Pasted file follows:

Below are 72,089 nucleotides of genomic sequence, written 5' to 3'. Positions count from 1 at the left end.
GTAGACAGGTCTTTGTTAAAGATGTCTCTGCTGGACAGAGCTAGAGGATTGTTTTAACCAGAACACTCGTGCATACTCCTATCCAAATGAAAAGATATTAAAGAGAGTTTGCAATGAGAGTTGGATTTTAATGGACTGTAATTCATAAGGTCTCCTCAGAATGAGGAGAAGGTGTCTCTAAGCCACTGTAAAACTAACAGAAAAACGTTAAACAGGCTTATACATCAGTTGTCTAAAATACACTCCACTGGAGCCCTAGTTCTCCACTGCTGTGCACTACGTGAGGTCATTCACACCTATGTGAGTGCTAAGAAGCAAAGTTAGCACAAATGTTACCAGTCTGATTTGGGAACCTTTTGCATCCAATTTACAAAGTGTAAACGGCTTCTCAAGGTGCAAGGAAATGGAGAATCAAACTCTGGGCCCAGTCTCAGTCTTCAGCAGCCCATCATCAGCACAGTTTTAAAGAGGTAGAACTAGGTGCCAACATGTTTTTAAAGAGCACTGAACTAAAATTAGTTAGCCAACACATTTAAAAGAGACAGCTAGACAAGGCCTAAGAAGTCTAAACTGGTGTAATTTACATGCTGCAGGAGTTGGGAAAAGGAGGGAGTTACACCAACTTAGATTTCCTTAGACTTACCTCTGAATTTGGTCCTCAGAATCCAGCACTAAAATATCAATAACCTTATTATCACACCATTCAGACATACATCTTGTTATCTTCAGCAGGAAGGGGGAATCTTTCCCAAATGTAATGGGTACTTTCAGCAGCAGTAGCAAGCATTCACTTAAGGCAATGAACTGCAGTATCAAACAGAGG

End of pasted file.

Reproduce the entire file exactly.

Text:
Below are 72,089 nucleotides of genomic sequence, written 5' to 3'. Positions count from 1 at the left end.
GTAGACAGGTCTTTGTTAAAGATGTCTCTGCTGGACAGAGCTAGAGGATTGTTTTAACCAGAACACTCGTGCATACTCCTATCCAAATGAAAAGATATTAAAGAGAGTTTGCAATGAGAGTTGGATTTTAATGGACTGTAATTCATAAGGTCTCCTCAGAATGAGGAGAAGGTGTCTCTAAGCCACTGTAAAACTAACAGAAAAACGTTAAACAGGCTTATACATCAGTTGTCTAAAATACACTCCACTGGAGCCCTAGTTCTCCACTGCTGTGCACTACGTGAGGTCATTCACACCTATGTGAGTGCTAAGAAGCAAAGTTAGCACAAATGTTACCAGTCTGATTTGGGAACCTTTTGCATCCAATTTACAAAGTGTAAACGGCTTCTCAAGGTGCAAGGAAATGGAGAATCAAACTCTGGGCCCAGTCTCAGTCTTCAGCAGCCCATCATCAGCACAGTTTTAAAGAGGTAGAACTAGGTGCCAACATGTTTTTAAAGAGCACTGAACTAAAATTAGTTAGCCAACACATTTAAAAGAGACAGCTAGACAAGGCCTAAGAAGTCTAAACTGGTGTAATTTACATGCTGCAGGAGTTGGGAAAAGGAGGGAGTTACACCAACTTAGATTTCCTTAGACTTACCTCTGAATTTGGTCCTCAGAATCCAGCACTAAAATATCAATAACCTTATTATCACACCATTCAGACATACATCTTGTTATCTTCAGCAGGAAGGGGGAATCTTTCCCAAATGTAATGGGTACTTTCAGCAGCAGTAGCAAGCATTCACTTAAGGCAATGAACTGCAGTATCAAACAGAGG